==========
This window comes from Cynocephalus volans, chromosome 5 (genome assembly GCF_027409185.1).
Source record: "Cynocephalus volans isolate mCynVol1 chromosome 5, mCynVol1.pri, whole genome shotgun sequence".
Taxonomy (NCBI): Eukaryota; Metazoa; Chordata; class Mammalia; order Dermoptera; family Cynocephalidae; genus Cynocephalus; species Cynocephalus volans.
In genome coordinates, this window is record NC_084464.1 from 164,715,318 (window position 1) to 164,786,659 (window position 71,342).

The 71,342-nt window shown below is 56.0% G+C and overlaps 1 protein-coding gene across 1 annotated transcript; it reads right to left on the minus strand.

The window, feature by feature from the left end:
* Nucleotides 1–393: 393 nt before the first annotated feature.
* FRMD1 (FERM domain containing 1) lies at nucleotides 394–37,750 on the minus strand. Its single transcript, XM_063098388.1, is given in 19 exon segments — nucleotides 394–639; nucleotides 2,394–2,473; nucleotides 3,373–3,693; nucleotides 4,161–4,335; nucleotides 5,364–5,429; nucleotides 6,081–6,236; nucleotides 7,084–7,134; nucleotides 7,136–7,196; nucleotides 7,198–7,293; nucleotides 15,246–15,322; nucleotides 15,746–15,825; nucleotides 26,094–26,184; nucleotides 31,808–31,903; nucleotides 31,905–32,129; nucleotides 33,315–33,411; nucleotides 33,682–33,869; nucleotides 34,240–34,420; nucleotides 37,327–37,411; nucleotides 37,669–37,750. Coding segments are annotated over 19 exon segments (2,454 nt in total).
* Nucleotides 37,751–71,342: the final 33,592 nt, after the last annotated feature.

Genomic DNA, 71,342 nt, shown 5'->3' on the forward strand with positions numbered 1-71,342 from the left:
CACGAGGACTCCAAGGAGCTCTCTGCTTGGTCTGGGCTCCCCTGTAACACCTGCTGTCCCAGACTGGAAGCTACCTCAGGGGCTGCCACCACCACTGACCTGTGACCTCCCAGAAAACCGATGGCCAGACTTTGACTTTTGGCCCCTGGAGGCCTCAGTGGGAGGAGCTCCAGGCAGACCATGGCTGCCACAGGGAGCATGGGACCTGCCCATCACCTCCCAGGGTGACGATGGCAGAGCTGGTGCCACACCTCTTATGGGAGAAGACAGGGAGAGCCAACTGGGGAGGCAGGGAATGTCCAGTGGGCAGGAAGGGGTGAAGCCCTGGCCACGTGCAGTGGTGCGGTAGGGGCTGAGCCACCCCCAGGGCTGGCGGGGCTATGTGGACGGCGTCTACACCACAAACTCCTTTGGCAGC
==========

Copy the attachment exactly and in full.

This window comes from Cynocephalus volans, chromosome 5 (genome assembly GCF_027409185.1).
Source record: "Cynocephalus volans isolate mCynVol1 chromosome 5, mCynVol1.pri, whole genome shotgun sequence".
Taxonomy (NCBI): Eukaryota; Metazoa; Chordata; class Mammalia; order Dermoptera; family Cynocephalidae; genus Cynocephalus; species Cynocephalus volans.
In genome coordinates, this window is record NC_084464.1 from 164,715,318 (window position 1) to 164,786,659 (window position 71,342).

The 71,342-nt window shown below is 56.0% G+C and overlaps 1 protein-coding gene across 1 annotated transcript; it reads right to left on the minus strand.

The window, feature by feature from the left end:
* Nucleotides 1–393: 393 nt before the first annotated feature.
* FRMD1 (FERM domain containing 1) lies at nucleotides 394–37,750 on the minus strand. Its single transcript, XM_063098388.1, is given in 19 exon segments — nucleotides 394–639; nucleotides 2,394–2,473; nucleotides 3,373–3,693; nucleotides 4,161–4,335; nucleotides 5,364–5,429; nucleotides 6,081–6,236; nucleotides 7,084–7,134; nucleotides 7,136–7,196; nucleotides 7,198–7,293; nucleotides 15,246–15,322; nucleotides 15,746–15,825; nucleotides 26,094–26,184; nucleotides 31,808–31,903; nucleotides 31,905–32,129; nucleotides 33,315–33,411; nucleotides 33,682–33,869; nucleotides 34,240–34,420; nucleotides 37,327–37,411; nucleotides 37,669–37,750. Coding segments are annotated over 19 exon segments (2,454 nt in total).
* Nucleotides 37,751–71,342: the final 33,592 nt, after the last annotated feature.

Genomic DNA, 71,342 nt, shown 5'->3' on the forward strand with positions numbered 1-71,342 from the left:
CACGAGGACTCCAAGGAGCTCTCTGCTTGGTCTGGGCTCCCCTGTAACACCTGCTGTCCCAGACTGGAAGCTACCTCAGGGGCTGCCACCACCACTGACCTGTGACCTCCCAGAAAACCGATGGCCAGACTTTGACTTTTGGCCCCTGGAGGCCTCAGTGGGAGGAGCTCCAGGCAGACCATGGCTGCCACAGGGAGCATGGGACCTGCCCATCACCTCCCAGGGTGACGATGGCAGAGCTGGTGCCACACCTCTTATGGGAGAAGACAGGGAGAGCCAACTGGGGAGGCAGGGAATGTCCAGTGGGCAGGAAGGGGTGAAGCCCTGGCCACGTGCAGTGGTGCGGTAGGGGCTGAGCCACCCCCAGGGCTGGCGGGGCTATGTGGACGGCGTCTACACCACAAACTCCTTTGGCAGC